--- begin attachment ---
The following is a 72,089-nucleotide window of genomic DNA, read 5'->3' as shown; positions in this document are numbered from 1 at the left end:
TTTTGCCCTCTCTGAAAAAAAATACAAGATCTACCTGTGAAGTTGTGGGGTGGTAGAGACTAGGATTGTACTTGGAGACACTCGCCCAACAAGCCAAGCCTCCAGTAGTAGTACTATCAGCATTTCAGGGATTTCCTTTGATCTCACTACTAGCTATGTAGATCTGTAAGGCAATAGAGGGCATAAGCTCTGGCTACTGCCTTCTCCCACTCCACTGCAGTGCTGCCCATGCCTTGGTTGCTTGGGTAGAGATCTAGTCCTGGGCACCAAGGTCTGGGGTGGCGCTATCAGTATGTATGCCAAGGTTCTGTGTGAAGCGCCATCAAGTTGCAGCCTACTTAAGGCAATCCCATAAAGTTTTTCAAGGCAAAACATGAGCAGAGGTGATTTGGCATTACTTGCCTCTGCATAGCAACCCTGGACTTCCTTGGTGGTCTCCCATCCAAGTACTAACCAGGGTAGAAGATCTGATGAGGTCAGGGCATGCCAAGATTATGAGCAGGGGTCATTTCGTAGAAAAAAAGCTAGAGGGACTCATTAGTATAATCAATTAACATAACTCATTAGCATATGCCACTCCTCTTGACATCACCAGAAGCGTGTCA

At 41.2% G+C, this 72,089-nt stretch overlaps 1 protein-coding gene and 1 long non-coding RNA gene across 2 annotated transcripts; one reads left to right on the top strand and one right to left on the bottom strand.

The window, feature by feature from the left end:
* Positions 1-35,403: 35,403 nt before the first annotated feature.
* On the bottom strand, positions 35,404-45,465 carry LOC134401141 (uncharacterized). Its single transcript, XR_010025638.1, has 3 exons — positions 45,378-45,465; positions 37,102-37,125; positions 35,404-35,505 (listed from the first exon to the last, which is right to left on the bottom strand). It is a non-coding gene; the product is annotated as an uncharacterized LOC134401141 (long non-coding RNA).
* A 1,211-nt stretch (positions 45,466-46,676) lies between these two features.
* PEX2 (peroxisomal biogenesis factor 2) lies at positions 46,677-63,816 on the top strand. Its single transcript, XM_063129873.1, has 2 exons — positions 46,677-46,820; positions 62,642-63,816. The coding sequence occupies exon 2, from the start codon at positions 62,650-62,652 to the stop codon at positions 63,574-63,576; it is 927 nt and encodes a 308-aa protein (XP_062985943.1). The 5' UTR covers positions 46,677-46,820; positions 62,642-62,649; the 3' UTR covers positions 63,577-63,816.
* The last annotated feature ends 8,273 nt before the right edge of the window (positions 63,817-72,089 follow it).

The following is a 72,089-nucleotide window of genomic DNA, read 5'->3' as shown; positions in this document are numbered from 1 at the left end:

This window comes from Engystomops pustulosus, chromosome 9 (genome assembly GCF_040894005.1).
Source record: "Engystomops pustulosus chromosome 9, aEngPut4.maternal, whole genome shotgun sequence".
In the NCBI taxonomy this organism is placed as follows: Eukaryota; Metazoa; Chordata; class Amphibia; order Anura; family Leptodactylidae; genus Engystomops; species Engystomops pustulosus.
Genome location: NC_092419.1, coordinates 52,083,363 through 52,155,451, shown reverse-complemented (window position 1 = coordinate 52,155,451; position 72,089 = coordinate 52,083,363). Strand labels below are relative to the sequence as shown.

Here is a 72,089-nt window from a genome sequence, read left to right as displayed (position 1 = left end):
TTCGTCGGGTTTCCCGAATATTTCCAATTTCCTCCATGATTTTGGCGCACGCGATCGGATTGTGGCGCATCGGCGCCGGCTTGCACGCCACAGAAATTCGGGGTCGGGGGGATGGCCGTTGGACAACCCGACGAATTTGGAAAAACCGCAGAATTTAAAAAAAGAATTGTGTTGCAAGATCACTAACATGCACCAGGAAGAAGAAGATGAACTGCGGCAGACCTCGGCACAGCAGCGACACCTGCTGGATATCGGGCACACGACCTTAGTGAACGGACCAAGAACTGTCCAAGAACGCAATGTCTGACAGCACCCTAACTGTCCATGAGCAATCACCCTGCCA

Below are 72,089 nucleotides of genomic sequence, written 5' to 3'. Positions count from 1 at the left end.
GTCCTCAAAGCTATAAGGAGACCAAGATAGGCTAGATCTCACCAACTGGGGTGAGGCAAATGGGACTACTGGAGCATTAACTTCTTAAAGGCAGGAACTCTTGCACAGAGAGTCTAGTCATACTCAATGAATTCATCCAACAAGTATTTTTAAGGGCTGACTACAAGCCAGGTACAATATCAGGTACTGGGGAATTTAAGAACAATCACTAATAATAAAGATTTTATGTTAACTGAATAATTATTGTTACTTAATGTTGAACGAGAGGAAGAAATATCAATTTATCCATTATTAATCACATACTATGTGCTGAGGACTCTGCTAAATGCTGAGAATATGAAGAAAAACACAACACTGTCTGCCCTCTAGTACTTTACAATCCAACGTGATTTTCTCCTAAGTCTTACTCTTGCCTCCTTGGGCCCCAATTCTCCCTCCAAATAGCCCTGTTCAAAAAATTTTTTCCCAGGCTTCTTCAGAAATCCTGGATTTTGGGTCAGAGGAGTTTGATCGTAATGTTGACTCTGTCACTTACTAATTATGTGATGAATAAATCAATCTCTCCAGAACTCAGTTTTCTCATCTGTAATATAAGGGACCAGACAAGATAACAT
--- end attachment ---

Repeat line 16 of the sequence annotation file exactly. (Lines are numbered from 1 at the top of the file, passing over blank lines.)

TTCGTCGGGTTTCCCGAATATTTCCAATTTCCTCCATGATTTTGGCGCACGCGATCGGATTGTGGCGCATCGGCGCCGGCTTGCACGCCACAGAAATTCGGGGTCGGGGGGATGGCCGTTGGACAACCCGACGAATTTGGAAAAACCGCAGAATTTAAAAAAAGAATTGTGTTGCAAGATCACTAACATGCACCAGGAAGAAGAAGATGAACTGCGGCAGACCTCGGCACAGCAGCGACACCTGCTGGATATCGGGCACACGACCTTAGTGAACGGACCAAGAACTGTCCAAGAACGCAATGTCTGACAGCACCCTAACTGTCCATGAGCAATCACCCTGCCA